So, having come in a low risk primip, I left with a scar to my uterus, and a feeling of utter failure to follow my instincts. Who knows if I hadn't of had the epidural, what may of happened. I suspect this story would be different, even if the outcome remained the same - at least I would be intact in my mind, that I tried to achieve a normal birth. Instead, I feel that I let my child down, and let myself down by heading down the cascade of interventions. So, from the minute I stepped foot in the hospital, I was not supported to achieve normal birth - which surely should be at the heart of a midwives philosophy.

Breastfeeding failed (no suprise), bonding took a long time (no suprise) and my relationship with my partner suffered for a long time. Infact, to this day he feels that he let me down.

Postnatal ward was even worse. Having my c/s scar split in 3 places and a haemotoma led me to endure pain which was worse than contractions, and then be totally disbelieved that there was a problem left me an emotional wreck. It took 5 days for a sympathetic midwife to actually remove the bandage from my scar, remove the staples, and recognise the problem. Once it was diagnosed the care was excellent (even down to the previously not so good community midwife) but to be in pain for 5 days and be told 'oh its probably a UTI' when I knew it wasn't (having suffered from UTI's for years, I knew what the pain of a UTI felt like!). I couldnt walk from C bay to the toilet. I collapsed twice in pain, once on the way to the toilet, and again on the way back. I dropped my baby after picking him up, and then feeling the searing pain shoot through me, collapsing to the floor, unable to do anything else. I was 'forced' (you won't be going home 'til we have seen you do it) to bath my baby, in such incredible pain... what a nice thing to experience... bathing my baby with tears running down my face, holding on to myself feeling I was being torn apart (actually, I was!)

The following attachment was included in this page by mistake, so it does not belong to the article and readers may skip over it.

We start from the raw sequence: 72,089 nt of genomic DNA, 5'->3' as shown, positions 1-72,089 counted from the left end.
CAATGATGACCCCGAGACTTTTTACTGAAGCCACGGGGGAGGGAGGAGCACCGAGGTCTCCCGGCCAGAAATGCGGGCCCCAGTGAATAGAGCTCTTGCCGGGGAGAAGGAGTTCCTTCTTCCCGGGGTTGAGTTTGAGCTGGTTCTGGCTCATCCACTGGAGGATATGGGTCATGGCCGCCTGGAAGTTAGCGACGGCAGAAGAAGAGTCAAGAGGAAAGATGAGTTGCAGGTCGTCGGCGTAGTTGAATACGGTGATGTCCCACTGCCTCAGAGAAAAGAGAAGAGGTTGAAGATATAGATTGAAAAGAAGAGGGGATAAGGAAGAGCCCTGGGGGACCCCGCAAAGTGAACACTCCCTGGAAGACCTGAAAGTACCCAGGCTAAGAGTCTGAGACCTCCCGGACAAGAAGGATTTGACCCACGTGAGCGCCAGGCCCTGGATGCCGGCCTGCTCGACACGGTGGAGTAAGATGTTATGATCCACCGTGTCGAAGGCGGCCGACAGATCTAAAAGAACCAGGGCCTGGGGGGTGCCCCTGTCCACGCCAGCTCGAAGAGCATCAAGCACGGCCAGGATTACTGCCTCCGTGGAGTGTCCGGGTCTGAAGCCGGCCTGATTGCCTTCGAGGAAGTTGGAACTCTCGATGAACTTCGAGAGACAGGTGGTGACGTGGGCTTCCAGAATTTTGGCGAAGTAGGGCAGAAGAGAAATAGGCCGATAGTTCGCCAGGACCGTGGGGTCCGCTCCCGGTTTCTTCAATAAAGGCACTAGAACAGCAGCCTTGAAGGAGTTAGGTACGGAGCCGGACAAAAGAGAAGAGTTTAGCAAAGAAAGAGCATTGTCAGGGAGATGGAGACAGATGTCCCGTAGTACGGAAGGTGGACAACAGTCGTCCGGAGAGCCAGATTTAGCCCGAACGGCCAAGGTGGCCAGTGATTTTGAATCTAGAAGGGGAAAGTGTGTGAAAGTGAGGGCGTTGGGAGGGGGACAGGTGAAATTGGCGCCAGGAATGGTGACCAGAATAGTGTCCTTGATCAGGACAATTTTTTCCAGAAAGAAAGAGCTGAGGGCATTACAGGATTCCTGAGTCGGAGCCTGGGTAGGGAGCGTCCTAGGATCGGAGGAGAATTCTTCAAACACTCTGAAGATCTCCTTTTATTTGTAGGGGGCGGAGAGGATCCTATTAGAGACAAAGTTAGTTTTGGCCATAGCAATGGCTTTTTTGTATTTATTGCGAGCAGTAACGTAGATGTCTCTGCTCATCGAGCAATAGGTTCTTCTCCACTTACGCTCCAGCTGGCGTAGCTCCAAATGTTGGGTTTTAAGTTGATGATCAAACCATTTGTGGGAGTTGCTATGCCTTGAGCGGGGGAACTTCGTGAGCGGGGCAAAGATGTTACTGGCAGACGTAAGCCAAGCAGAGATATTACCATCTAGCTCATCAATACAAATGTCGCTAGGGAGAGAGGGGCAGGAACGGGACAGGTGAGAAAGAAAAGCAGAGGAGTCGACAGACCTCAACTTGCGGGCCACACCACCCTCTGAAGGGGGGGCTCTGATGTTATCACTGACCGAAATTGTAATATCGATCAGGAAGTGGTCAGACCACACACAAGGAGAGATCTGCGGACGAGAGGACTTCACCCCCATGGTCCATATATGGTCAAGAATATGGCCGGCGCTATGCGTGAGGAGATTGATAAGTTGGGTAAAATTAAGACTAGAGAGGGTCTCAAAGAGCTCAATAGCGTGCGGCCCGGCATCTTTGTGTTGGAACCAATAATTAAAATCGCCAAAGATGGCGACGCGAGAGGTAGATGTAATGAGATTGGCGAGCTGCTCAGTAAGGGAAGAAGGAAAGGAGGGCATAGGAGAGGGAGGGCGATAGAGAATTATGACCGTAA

All the time, it was made out to be my imagination, over reacting 'you just need to stop sitting down, get out of bed and walk around'. All very helpful comments...!!

Breastfeeding support was limited, I did meet the breastfeeding co-ordinator, who at least tried various techniques with me. But the one thing she didn't have the ability to do, was to stop midwives and healthcare assistants undermining her efforts.

Contradicting advice from midwives was another problem. Now I am older and wiser, more self assured, I can cope with this. But as a young girl, I was afraid that if I didn't follow all the advice (swaddle your baby, don't swaddle your baby just one example) that somehow I would get criticised. I left after a 5 day stay, completely traumatised, in pain, and a shadow of my former self.

It took years of rebuilding to believe in my body, and my ability to birth. I am now well on the road to recovery, and am able to recount my story without too much heartache. This is all just the tip of the iceberg, and there is far more to this story than I have time to type. But it gives an idea of the standard of care.

It may be obvious to some who read this, but I am now a midwife myself, and would like to think that this story has made me the midwife I am today. Luckily I have been able to put my experiences aside when caring for women, but its always there as a reminder to me, to treat others as you would like to be treated yourself.